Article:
DUBAI (Reuters) – Saudi Arabia posted a deficit of 109.2 billion riyals ($29.12 billion) in the second quarter this year as low oil prices hurt revenues, a finance ministry report published on Tuesday showed.
The coronavirus crisis has hurt the non-oil sectors of the world’s largest oil exporter this year, adding to the impact of historic price lows on the economy.
Second quarter oil revenues fell by 45% year-on-year to $25.5 billion. Total revenues dropped 49% to nearly $36 billion.
Total second-quarter expenditures dropped annually by 17% to around $65 billion, the report on quarterly budget performance showed, although spending increased when compared to Q1 by 7.5%.
“A pullback in spending is essential for containing the deficit,” said Monica Malik, chief economist at Abu Dhabi Commercial Bank. “The proactive stance of the government was already reflected in the austerity measures announced in April. However, these will dampen the recovery outlook,” she said.
Facing deep recession this year, Riyadh has introduced steps such as removing a cost-of-living allowance for state employees and tripling value-added tax to 15% to bolster state revenues.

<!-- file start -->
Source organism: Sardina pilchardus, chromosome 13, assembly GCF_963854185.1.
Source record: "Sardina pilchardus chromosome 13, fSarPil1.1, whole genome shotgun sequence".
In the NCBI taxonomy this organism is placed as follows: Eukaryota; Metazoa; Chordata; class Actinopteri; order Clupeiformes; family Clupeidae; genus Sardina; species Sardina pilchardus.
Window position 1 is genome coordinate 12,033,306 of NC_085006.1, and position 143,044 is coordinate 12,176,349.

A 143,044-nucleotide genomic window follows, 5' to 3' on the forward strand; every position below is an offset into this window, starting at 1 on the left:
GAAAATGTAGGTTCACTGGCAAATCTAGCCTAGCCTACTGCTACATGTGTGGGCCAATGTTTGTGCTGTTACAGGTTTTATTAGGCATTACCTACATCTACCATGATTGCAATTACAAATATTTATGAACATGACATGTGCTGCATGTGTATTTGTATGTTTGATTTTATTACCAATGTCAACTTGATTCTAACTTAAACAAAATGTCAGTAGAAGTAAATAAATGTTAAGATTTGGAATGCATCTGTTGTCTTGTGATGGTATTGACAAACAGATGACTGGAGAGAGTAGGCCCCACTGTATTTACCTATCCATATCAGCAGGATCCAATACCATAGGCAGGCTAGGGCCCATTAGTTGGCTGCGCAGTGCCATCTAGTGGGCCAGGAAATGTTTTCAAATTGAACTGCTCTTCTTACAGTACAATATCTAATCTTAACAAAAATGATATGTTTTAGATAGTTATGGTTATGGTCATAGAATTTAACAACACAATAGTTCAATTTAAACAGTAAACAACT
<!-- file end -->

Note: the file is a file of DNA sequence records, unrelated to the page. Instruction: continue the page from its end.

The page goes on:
Economists have said this could restrict recovery as curbs aimed at reducing the spread of the cornavirus are lifted.
The IMF has estimated the economy could shrink by 6.8% this year, a figure Saudi officials have said was “pessimistic”.
Saudi Arabia, which in the first three months of 2020 posted a $9 billion deficit, has raised $12 billion in international markets so far this year and has borrowed 41.1 billion riyals ($10.96 billion) in the domestic market, the document showed.
Finance Minister Mohammed al-Jadaan said this month the kingdom plans to tap international debt investors at least once more this year.
In addition to borrowing, the government has used around $13 billion in government reserves in the second quarter to finance its deficit, budget data showed. That is largely within a $32 billion drawdown limit targeted by the government this year.
Between March and April, however, the kingdom used $40 billion in foreign reserves to back overseas investments of its sovereign fund, the Public Investment Fund.
(Reporting by Davide Barbuscia; editing by Jon Boyle, Larry King, William Maclean)